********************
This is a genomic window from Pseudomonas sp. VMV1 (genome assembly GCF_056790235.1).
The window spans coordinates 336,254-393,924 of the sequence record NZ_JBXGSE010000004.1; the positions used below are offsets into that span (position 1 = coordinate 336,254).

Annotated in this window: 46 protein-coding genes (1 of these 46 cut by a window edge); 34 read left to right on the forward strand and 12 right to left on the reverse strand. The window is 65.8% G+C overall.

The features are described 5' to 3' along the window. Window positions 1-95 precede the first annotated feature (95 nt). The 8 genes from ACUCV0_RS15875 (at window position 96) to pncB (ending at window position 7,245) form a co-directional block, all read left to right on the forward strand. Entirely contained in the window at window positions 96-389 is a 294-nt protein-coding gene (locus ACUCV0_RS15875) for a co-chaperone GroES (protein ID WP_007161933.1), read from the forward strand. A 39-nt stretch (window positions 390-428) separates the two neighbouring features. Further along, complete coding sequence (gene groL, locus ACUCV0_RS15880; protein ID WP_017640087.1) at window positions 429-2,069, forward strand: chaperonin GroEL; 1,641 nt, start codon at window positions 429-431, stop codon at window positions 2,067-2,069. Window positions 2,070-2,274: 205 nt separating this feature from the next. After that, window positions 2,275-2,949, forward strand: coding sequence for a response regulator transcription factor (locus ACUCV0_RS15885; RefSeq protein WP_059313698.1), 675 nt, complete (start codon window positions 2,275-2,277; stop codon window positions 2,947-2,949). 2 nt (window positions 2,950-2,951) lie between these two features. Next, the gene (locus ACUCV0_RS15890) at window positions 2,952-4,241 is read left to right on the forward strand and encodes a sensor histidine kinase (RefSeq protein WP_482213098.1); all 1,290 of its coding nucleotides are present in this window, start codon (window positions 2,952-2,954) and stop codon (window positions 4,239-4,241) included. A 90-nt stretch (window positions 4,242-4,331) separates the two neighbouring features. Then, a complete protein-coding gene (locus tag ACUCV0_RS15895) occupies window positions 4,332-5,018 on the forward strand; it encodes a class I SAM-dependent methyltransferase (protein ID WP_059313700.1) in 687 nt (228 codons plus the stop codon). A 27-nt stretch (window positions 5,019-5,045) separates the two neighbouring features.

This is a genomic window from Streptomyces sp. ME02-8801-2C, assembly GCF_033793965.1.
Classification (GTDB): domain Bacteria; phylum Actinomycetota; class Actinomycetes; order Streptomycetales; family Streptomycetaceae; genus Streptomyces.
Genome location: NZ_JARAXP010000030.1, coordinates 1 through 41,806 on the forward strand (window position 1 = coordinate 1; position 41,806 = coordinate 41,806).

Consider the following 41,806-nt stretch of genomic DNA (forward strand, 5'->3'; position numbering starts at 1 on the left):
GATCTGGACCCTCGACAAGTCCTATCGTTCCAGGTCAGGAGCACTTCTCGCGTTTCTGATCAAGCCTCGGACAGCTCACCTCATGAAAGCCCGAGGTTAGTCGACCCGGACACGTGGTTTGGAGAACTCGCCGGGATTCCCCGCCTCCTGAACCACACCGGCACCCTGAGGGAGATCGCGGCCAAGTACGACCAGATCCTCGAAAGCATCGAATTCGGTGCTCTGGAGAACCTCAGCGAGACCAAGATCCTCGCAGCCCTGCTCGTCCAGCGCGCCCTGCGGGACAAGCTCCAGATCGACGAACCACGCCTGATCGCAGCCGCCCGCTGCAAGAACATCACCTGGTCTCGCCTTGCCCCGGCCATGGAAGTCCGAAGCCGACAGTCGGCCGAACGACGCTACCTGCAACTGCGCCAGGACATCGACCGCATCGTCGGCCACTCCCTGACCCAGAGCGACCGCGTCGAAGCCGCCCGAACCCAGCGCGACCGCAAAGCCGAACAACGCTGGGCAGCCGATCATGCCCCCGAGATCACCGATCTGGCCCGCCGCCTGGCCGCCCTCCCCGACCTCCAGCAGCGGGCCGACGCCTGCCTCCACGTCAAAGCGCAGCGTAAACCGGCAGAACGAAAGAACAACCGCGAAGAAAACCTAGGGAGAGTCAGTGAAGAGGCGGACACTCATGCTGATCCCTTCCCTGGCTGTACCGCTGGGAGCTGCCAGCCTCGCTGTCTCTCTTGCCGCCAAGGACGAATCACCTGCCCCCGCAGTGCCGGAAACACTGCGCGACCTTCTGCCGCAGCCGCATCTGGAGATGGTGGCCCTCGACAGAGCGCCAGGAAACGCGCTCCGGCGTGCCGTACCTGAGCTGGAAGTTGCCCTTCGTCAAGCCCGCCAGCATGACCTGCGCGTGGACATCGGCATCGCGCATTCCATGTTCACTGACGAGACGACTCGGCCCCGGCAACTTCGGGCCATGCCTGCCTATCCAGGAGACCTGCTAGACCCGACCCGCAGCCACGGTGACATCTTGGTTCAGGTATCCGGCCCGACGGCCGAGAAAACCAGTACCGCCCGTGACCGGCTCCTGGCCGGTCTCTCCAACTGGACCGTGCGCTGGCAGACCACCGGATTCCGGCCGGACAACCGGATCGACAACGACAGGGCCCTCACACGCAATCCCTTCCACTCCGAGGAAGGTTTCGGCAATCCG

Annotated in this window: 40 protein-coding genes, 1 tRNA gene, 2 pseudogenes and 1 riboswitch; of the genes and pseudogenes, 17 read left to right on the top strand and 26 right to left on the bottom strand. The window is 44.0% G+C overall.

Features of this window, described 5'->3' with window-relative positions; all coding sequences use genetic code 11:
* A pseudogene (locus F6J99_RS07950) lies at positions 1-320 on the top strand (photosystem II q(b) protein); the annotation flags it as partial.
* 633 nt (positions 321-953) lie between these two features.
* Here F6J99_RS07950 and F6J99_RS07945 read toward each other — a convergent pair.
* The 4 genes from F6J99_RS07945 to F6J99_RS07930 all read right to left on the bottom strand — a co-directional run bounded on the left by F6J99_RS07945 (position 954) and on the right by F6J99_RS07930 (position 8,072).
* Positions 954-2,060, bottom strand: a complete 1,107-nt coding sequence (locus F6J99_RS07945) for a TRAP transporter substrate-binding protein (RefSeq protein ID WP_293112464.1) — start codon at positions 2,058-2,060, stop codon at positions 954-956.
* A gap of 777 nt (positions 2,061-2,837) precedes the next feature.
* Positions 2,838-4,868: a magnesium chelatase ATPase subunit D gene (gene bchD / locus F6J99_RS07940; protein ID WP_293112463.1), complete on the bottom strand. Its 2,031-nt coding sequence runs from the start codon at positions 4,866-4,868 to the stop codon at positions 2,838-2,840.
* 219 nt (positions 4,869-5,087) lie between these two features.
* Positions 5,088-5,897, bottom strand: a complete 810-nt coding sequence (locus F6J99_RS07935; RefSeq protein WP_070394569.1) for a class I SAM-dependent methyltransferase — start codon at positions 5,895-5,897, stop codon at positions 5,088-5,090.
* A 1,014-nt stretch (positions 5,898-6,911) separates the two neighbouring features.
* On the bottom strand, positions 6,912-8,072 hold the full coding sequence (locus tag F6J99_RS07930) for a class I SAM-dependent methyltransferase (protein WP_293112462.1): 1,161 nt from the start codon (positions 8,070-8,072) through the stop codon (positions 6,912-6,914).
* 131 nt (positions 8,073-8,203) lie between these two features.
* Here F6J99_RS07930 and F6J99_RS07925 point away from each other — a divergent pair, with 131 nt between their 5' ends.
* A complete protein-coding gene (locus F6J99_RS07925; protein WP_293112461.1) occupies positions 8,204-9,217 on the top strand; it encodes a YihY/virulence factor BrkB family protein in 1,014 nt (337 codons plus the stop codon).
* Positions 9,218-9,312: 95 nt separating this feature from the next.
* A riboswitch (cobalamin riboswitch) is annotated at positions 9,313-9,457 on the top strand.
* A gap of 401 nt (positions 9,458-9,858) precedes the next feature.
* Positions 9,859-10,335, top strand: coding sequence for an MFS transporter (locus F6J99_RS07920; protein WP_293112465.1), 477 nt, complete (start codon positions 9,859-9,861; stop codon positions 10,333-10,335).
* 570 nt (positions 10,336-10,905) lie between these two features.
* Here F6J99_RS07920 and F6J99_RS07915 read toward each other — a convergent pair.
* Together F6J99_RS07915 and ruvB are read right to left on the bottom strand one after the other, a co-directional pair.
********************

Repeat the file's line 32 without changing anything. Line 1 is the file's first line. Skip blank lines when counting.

* Together F6J99_RS07915 and ruvB are read right to left on the bottom strand one after the other, a co-directional pair.